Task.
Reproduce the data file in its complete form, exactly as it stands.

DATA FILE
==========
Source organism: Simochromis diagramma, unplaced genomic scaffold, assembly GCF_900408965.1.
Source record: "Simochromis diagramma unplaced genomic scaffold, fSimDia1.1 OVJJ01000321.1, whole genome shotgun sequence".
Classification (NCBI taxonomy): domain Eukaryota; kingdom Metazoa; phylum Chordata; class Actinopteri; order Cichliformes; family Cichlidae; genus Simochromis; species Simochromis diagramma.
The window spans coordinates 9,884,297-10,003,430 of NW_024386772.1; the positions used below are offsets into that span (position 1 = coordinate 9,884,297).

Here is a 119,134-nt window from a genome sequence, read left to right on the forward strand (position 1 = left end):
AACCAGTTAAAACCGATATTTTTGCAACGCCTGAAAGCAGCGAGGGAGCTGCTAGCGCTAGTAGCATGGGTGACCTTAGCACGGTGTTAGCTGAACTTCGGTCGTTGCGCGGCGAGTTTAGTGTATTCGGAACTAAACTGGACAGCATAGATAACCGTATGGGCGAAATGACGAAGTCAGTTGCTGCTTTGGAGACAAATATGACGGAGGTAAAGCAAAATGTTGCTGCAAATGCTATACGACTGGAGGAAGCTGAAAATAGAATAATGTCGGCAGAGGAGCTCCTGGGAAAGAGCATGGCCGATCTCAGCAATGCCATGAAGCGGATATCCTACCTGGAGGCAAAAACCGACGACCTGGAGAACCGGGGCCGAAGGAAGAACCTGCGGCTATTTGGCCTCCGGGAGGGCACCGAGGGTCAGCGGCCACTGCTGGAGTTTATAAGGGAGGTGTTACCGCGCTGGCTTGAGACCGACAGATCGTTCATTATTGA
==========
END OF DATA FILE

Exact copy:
Source organism: Simochromis diagramma, unplaced genomic scaffold, assembly GCF_900408965.1.
Source record: "Simochromis diagramma unplaced genomic scaffold, fSimDia1.1 OVJJ01000321.1, whole genome shotgun sequence".
Classification (NCBI taxonomy): domain Eukaryota; kingdom Metazoa; phylum Chordata; class Actinopteri; order Cichliformes; family Cichlidae; genus Simochromis; species Simochromis diagramma.
The window spans coordinates 9,884,297-10,003,430 of NW_024386772.1; the positions used below are offsets into that span (position 1 = coordinate 9,884,297).

Here is a 119,134-nt window from a genome sequence, read left to right on the forward strand (position 1 = left end):
AACCAGTTAAAACCGATATTTTTGCAACGCCTGAAAGCAGCGAGGGAGCTGCTAGCGCTAGTAGCATGGGTGACCTTAGCACGGTGTTAGCTGAACTTCGGTCGTTGCGCGGCGAGTTTAGTGTATTCGGAACTAAACTGGACAGCATAGATAACCGTATGGGCGAAATGACGAAGTCAGTTGCTGCTTTGGAGACAAATATGACGGAGGTAAAGCAAAATGTTGCTGCAAATGCTATACGACTGGAGGAAGCTGAAAATAGAATAATGTCGGCAGAGGAGCTCCTGGGAAAGAGCATGGCCGATCTCAGCAATGCCATGAAGCGGATATCCTACCTGGAGGCAAAAACCGACGACCTGGAGAACCGGGGCCGAAGGAAGAACCTGCGGCTATTTGGCCTCCGGGAGGGCACCGAGGGTCAGCGGCCACTGCTGGAGTTTATAAGGGAGGTGTTACCGCGCTGGCTTGAGACCGACAGATCGTTCATTATTGA